(By Mani) The widely-anticipated IPO of Facebook, Inc.
(NASDAQ:FB) is in the news since it went public and that too for all wrong reasons. Since, debuted on Nasdaq on May 18, Facebook shares have been marred by several issues right from technical glitches to lofty valuations.
Now, the latest one would definitely enrage investors as it relates to "selective dissemination." Reuters reported that the Morgan Stanley, the lead underwriter of Facebook IPO, cut its estimates of the social networking giant during the IPO roadshow.
Following Morgan Stanley, JPMorgan Chase (NYSE:JPM) and Goldman Sachs (NYSE:GS) – other leading underwriters – have also cut their estimates on Facebook in the middle of the IPO roadshow.
This is enough for investors to show their distaste over Facebook shares, which were lackluster since its opening day adding just 23 cents on its trading debut. On Tuesday, shares plunged as much as 31 percent to $23.41 Tuesday after falling 11 percent yesterday.
The estimate cuts followed a filing on May 9th from Facebook that said the company is yet to monetize its surging user base on tablets and smartphones and said its daily active users (DAUs) increasing more rapidly than the increase in number of ads delivered.
"We believe this trend is driven in part by increased usage of Facebook on mobile devices where we have only recently begun showing an immaterial number of sponsored stories in News Feed, and in part due to certain pages having fewer ads per page as a result of product decisions," the company said in a regulatory filing.
It is very unusual for underwriters to revise their estimates before a company's IPO. Even, if they do so, it should be made publicly available. However, in Facebook's case, it didn't happen and the sensitive information was made available to only few large institutional investors, keeping retail investors in the dark.
The worst part of it is smaller investors were kept at an unfair and competitive disadvantage versus their larger peers as revision of earnings and revenue forecasts is considered as material information helping investors in their trading decisions.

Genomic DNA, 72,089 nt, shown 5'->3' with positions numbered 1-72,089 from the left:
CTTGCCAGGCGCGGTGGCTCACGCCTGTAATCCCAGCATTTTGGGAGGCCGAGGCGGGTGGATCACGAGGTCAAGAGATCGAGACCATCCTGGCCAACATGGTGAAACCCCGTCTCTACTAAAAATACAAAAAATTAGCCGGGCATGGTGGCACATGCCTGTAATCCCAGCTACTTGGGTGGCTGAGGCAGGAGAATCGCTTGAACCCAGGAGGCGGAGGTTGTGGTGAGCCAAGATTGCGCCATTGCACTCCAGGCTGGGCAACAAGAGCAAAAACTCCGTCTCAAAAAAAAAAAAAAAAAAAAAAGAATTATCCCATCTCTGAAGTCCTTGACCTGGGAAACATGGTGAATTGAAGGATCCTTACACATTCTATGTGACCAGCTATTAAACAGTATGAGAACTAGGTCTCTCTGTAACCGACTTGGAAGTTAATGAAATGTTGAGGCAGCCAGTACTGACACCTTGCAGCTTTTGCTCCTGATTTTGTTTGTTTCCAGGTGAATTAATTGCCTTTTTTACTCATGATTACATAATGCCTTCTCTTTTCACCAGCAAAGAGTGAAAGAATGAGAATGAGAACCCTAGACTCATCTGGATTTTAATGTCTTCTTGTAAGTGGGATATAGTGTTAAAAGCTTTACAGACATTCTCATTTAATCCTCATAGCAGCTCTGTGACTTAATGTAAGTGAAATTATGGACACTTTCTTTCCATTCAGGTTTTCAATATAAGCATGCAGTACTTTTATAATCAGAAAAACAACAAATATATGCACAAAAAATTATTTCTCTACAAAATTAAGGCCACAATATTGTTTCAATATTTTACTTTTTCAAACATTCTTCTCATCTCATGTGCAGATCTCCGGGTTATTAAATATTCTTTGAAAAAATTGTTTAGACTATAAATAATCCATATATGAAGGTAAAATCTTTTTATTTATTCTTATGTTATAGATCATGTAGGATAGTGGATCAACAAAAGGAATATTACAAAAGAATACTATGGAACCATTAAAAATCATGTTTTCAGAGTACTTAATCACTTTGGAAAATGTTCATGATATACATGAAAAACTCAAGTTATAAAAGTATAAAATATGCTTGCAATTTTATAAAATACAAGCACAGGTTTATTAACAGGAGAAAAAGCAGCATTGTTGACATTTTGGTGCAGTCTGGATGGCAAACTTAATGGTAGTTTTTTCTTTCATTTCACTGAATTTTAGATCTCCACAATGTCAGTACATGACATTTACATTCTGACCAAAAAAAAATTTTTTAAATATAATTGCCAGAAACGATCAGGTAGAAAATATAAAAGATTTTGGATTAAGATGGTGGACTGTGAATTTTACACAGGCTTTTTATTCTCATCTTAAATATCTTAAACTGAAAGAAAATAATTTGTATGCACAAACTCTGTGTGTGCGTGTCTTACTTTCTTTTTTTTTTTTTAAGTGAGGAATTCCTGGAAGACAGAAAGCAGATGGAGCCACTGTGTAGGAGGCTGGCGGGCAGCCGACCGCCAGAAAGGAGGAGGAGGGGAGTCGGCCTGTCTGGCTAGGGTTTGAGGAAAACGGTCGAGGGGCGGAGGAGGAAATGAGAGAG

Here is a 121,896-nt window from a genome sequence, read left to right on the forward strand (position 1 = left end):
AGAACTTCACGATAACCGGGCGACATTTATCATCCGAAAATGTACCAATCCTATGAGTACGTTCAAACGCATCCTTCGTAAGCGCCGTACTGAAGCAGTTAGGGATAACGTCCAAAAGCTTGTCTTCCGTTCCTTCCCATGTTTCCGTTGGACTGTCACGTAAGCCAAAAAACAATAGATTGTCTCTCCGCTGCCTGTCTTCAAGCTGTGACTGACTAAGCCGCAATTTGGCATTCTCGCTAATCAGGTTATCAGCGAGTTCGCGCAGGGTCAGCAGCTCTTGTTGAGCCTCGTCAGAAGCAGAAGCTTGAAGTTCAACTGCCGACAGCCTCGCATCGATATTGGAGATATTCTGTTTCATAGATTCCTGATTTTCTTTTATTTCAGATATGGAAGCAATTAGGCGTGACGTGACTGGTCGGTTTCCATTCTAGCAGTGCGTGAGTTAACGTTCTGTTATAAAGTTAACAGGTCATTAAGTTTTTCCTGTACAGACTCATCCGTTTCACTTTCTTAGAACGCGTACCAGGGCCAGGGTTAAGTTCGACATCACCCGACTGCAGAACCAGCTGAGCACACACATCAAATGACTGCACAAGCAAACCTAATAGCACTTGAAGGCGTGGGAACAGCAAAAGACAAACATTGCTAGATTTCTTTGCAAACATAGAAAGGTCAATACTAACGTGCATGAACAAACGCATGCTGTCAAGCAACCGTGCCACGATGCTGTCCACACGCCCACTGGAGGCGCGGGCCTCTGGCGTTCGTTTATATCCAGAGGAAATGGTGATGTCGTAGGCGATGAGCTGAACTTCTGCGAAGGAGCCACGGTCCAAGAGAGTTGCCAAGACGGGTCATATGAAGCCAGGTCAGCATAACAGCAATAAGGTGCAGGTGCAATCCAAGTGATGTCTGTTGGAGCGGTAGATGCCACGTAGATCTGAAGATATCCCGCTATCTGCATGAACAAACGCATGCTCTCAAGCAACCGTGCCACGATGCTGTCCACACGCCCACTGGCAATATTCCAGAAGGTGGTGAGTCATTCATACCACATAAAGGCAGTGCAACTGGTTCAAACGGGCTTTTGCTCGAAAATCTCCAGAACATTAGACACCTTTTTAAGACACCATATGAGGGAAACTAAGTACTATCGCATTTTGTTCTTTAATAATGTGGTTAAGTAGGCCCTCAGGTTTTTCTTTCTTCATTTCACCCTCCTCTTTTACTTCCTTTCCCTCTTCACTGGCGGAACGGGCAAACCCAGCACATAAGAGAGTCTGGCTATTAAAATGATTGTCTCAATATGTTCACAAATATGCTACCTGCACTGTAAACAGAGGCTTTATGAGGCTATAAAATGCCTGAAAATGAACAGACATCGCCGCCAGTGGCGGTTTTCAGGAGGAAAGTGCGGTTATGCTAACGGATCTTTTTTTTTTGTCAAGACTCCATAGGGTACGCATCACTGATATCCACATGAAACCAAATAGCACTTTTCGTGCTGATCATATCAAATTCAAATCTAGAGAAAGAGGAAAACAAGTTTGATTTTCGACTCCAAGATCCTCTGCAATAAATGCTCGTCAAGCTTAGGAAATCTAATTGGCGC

As a result, the event could attract an investigation from the Securities and Exchange Commission (SEC) as this sort of selective dissemination is a violation of securities laws. The affected investors could seek an SEC probe over the issue and may ask for stringent regulations to prevent repetition of similar incidents.
Mary Schapiro, the chairman of SEC, told reporters that the issues surrounding Facebook's initial public offering should be reviewed. However, Schapiro's statement should not be construed as a precursor to a probe at least for the time being.
Nevertheless, the roadshow issue may definitely hurt Facebook's brand in the near-term and shake investors' confidence on the corporate practices of the company. The event may also create doubts in the minds of advertisers, who were still skeptical over their budgets on advertising in social networking sites as targeted are shifting to mobile devices versus traditional desktops.
California-based Facebook priced its eagerly-awaited IPO at $38, valuing it at $104 billion. In the past two days, about $15 billion have been wiped off, and the market cap is now standing at about $89 billion.
Mark Zuckerberg, who cofounded site in his Harvard dorm room, may be hoping that his marriage with Priscilla Chan may bring some lady luck to his favor and Facebook.